Cryptocurrency risk intelligence and analytics firm CipherTrace has filed two patents for technology to trace transactions for privacy coin Monero (XMR).
In what could be a significant move for attempts to improve anti-money laundering in the cryptocurrency space, the firm filed the patents following a project with the US Department of Homeland Security.
Monero, which offers complete anonymity when making transactions, is reportedly used by 45 % of dark net markets.
The patents cover:
- Forensic tools to explore Monero transaction flows to assist in financial investigations.
- Development of original tracing methodologies based on simulation techniques and Bayesian approaches.
- Statistical and probabilistic methods for scoring transaction and clustering likely owners.
- Monero decoy reduction.
- Probabilistic approaches to risk-based Monero money laundering controls.
- Transaction visualization tools and ways to track stolen Monero currencies or illicit Monero.
- Methodologies for gaining intelligence about transactions that rely on third party nodes.
- Active participation in the Monero network to gain intelligence.
In a statement, CipherTrace said the project laid the groundwork for future implementation of entity transaction clustering, wallet identification, exchange attribution, and other functionality that “will provide law enforcement with even more tools for investigating Monero transactions and addresses related to criminal activity”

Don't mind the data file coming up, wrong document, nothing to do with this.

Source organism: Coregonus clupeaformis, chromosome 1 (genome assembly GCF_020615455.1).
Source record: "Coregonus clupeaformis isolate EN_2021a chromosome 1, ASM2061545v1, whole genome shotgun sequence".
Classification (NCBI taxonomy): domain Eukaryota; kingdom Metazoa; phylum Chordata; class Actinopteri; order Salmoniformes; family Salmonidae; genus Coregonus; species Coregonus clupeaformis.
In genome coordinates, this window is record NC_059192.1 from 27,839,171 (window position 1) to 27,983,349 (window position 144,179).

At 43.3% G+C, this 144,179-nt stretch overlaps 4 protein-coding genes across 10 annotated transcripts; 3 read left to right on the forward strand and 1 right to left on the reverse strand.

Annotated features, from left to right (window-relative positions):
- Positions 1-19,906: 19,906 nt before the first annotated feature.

CipherTrace said that Monero is unusual among anonymity-enhanced cryptocurrencies in using enforced privacy-by-default.
It said: “These built-in obfuscation techniques are what draw in privacy advocates and criminals alike. CipherTrace’s goal is to enable the detection of criminal users, therefore increasing the safety and sustainability of privacy coins like Monero in the future.
“As it stands, Monero’s privacy capabilities make it too difficult for many Virtual Asset Service Providers to take on their risk. The inability to know the source of any XMR funds makes them inherently high risk to any anti-money laundering program and, as a result, more and more VASPs would rather delist than take on the extra compliance risks of anonymity-enhanced coins like Monero.”
Matthew Redhead, a researcher and writer on financial crime, said :” If they’ve cracked this, then I think it is another step towards the normalisation of crypto, as there will be just nowhere for the libertarians or the crooks to go with it.”